Not only is that false, it's yet another example of Coulter's longtime war on science.
The concept Coulter is describing -- originated by intelligent design proponent Michael Behe -- is called "irreducible complexity." The basic idea is that "that there are in organisms 'irreducibly complex' systems that cannot be explained by random mutation and natural selection. These 'irreducibly complex' systems would cease to function if any one part fails -- which Behe claims rules out evolution and leaves only design."
Coulter devoted a significant portion of her 2006 book Godless: The Church of Liberalism to an attempt to disprove evolution. She similarly touted Behe and his "irreducible complexity" theory, claiming it "disproved evolution." Media Matters thoroughly addressed the issue at that time, noting several deep flaws in her reasoning:
The first is that, contrary to Behe's argument, irreducibly complex systems can evolve. Because an irreducibly complex system is defined as one that fails if any one part ceases to function, the concept indicates only that the addition of single parts did not evolve the system. Therefore, other mechanisms of evolution are still left, including deletion of parts, duplication of the system, change of function, addition of a second function to a single part, and gradual modification of parts. Additionally, when two mechanisms that are particularly common -- gene duplication and deletion of parts -- happen together, irreducible complexity is an expected result. This was discovered in 1918 by Nobel prize-winning geneticist Hermann Muller, who referred to the phenomenon as interlocking complexity. Furthermore, there are irreducibly complex systems whose evolutionary origins have been described in detail, such as the Krebs citric acid cycle.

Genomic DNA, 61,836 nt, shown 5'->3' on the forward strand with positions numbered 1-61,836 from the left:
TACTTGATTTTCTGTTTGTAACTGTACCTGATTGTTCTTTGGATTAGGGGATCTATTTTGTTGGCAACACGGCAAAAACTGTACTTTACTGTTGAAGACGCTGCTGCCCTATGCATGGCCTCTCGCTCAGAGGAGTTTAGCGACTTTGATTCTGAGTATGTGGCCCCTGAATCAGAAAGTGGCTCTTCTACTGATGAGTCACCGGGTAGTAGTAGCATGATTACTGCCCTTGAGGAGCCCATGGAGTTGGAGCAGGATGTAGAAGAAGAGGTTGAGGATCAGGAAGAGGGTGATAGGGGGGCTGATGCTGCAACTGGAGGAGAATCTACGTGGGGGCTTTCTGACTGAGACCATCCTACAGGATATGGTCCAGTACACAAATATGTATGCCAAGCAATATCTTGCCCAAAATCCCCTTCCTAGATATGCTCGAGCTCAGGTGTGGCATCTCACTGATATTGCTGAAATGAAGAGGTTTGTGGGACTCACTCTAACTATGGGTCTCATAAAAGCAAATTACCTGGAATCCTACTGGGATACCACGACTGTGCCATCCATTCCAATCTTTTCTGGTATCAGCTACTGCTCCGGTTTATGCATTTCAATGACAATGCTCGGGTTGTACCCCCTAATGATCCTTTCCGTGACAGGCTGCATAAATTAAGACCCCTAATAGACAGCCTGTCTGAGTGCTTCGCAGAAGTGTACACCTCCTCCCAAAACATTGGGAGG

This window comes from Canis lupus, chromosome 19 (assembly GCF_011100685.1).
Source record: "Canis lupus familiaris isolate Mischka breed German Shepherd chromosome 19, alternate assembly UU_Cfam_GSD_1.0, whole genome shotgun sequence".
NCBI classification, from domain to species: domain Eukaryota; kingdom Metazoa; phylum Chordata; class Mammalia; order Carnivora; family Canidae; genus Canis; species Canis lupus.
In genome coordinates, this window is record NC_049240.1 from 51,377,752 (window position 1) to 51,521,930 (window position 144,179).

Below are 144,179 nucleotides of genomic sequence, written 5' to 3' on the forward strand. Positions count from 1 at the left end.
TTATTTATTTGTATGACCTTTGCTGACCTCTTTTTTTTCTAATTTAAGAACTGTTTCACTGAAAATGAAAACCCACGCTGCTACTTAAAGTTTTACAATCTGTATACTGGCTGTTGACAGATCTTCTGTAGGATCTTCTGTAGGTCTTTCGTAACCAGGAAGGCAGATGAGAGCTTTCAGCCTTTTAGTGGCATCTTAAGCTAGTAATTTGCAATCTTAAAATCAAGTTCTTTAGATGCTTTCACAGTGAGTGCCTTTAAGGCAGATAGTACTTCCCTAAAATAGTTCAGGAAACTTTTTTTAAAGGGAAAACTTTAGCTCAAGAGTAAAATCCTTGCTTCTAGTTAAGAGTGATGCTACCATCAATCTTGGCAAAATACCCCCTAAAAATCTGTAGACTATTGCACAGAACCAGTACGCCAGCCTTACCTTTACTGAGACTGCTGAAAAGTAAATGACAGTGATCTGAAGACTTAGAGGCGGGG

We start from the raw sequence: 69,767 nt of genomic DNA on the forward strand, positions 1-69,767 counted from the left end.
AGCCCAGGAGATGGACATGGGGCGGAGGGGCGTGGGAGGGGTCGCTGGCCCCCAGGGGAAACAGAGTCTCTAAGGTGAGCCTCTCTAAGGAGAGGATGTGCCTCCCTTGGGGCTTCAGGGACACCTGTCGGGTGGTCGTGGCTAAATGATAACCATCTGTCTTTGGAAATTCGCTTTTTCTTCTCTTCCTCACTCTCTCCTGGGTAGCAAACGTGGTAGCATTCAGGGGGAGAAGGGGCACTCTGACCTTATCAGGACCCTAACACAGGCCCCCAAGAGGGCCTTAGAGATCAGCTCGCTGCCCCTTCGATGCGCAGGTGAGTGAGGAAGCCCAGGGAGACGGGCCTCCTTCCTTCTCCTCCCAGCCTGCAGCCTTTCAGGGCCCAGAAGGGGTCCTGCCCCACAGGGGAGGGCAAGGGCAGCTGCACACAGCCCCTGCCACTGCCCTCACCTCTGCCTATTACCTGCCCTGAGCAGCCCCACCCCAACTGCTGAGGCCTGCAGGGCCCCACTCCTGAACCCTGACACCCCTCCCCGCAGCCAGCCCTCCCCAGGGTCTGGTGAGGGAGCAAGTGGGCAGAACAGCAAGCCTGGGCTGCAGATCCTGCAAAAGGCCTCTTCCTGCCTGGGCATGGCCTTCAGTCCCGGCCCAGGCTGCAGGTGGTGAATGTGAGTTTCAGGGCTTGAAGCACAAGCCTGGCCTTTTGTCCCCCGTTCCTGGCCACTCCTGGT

One of Behe's examples that Coulter touts, the flagellum, further calls Behe's assertions into question. On Page 204, Coulter repeats the false claim that "[t]he absence of almost any one of the parts would render the flagellum useless." In reality, the flagellum still functions as either a simpler flagellum or a secretion system if certain parts are lost. Additionally, there are dispensable proteins found in the eukaryotic flagellum.
The idea of irreducible complexity has also been rejected by a federal judge as a basis for including intelligent design theory in public school science curriculum. Finally, the theory has also been rejected by the National Academy of Sciences and "the scientific community in general through peer-reviewed papers."
So the idea that evolution can't be true because living organisms are too complicated to have evolved naturally is, to put it mildly, not a slam dunk.
Running with crazy pseudoscientific theories is well-trodden territory for Coulter, who has a long history of making outlandish statements about the scientific community. She has:
In the midst of promoting his prophecy-fulfilling "Restoring Courage" rally in Jerusalem during his radio show today, Glenn Beck took some time out to show that Darwinian evolution is not all it's cracked up to be. Beck stressed that it is called the "theory of evolution," and his side-kick Pat Gray stated: "It's not called Darwin's proof of evolution."
BECK: Darwin's what is it called again -
GRAY: The theory -
BECK: Oh, the theory of evolution.
GRAY: It's not called Darwin's proof of evolution.